The Malaysian Anti-Corruption Commission (MACC) has also opened an investigation into the procurement of the ink.

Nurul’s bill to remove Sedition Act rejected

Posted: 17 Jul 2013 06:39 PM PDT

(FMT) - The Private Member's Bill Nurul Izzah Anwar filed to bring an end to the Sedition Act 1948 has been rejected by the Speaker on the grounds that the act's abolishment would threaten the position of the Malay Rulers.

The Parliament Speaker, in a letter to Nurul yesterday, said that abolishing the Sedition Act would also mean abolishing its subsections, which touched upon the position of the Kings.

"…abolishing [this act] especially subsection 3(1)(f) will result in the act of questioning the special position of the Malay Rulers no longer becoming seditious," the letter, signed by Pandikar Amin, reads.

"I also understand that Act 38(4) of the Federal Constitution states that no law that touches upon the position of the Malay Rulers can be approved without agreement from the Conference of Rulers."

This has prompted Nurul to question whether Prime Minister Najib Tun Razak was aware of this clause when he announced last year that the government would replace the controversial act with the National Harmony Act.

"Does this mean that Najib is unaware of the procedure and mechanisms related to any Act before it is repealed?" the PKR vice-president asked at a press conference in the Parliament lobby today.

"Why didn't he realize there were such requirements before making a public announcement to Malaysians on July 2012 that he would abolish the Sedition Act?" she said.

The government has received widespread flak for wielding the Act primarily on Opposition Leaders and activists critical of Barisan Nasional as recently as May this year.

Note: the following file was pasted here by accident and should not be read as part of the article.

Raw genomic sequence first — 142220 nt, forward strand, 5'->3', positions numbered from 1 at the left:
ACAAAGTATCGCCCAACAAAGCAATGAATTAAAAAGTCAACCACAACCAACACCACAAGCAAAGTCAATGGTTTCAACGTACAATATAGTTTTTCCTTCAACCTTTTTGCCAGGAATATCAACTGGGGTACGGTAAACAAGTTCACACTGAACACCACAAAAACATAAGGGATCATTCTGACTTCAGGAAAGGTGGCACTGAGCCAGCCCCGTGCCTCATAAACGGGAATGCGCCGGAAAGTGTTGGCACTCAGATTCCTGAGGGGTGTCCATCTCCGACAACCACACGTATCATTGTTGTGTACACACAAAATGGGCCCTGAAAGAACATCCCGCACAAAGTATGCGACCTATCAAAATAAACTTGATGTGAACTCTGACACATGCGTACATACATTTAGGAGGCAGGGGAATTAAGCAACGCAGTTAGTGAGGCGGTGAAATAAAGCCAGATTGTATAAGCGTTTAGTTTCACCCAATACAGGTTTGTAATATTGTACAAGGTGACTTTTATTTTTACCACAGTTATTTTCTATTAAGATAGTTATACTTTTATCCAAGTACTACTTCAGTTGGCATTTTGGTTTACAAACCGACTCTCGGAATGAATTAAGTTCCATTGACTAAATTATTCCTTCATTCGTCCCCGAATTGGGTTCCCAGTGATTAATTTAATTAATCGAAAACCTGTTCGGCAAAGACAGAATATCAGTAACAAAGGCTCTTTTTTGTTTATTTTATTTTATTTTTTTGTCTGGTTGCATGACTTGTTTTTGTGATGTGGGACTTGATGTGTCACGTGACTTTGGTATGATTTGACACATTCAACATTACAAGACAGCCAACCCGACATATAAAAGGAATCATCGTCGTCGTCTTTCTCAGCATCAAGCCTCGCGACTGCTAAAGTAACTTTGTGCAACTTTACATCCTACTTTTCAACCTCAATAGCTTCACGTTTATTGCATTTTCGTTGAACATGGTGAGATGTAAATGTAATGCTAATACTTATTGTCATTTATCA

Read more here:  http://www.freemalaysiatoday.com/category/nation/2013/07/18/nurul%E2%80%99s-bill-to-remove-sedition-act-rejected/#sthash.HUeYVanY.dpuf

 

he Private Member's Bill Nurul Izzah Anwar filed to bring an end to the Sedition Act 1948 has been rejected by the Speaker on the grounds that the act's abolishment would threaten the position of the Malay Rulers.

The Parliament Speaker, in a letter to Nurul yesterday, said that abolishing the Sedition Act would also mean abolishing its subsections, which touched upon the position of the Kings.

"…abolishing [this act] especially subsection 3(1)(f) will result in the act of questioning the special position of the Malay Rulers no longer becoming seditious," the letter, signed by Pandikar Amin, reads.

"I also understand that Act 38(4) of the Federal Constitution states that no law that touches upon the position of the Malay Rulers can be approved without agreement from the Conference of Rulers."

This has prompted Nurul to question whether Prime Minister Najib Tun Razak was aware of this clause when he announced last year that the government would replace the controversial act with the National Harmony Act.

"Does this mean that Najib is unaware of the procedure and mechanisms related to any Act before it is repealed?" the PKR vice-president asked at a press conference in the Parliament lobby today.

"Why didn't he realize there were such requirements before making a public announcement to Malaysians on July 2012 that he would abolish the Sedition Act?" she said.

The government has received widespread flak for wielding the Act primarily on Opposition Leaders and activists critical of Barisan Nasional as recently as May this year.

- See more at: http://www.freemalaysiatoday.com/category/nation/2013/07/18/nurul%E2%80%99s-bill-to-remove-sedition-act-rejected/#sthash.HUeYVanY.dpuf
he Private Member's Bill Nurul Izzah Anwar filed to bring an end to the Sedition Act 1948 has been rejected by the Speaker on the grounds that the act's abolishment would threaten the position of the Malay Rulers.

The Parliament Speaker, in a letter to Nurul yesterday, said that abolishing the Sedition Act would also mean abolishing its subsections, which touched upon the position of the Kings.

"…abolishing [this act] especially subsection 3(1)(f) will result in the act of questioning the special position of the Malay Rulers no longer becoming seditious," the letter, signed by Pandikar Amin, reads.

"I also understand that Act 38(4) of the Federal Constitution states that no law that touches upon the position of the Malay Rulers can be approved without agreement from the Conference of Rulers."

This has prompted Nurul to question whether Prime Minister Najib Tun Razak was aware of this clause when he announced last year that the government would replace the controversial act with the National Harmony Act.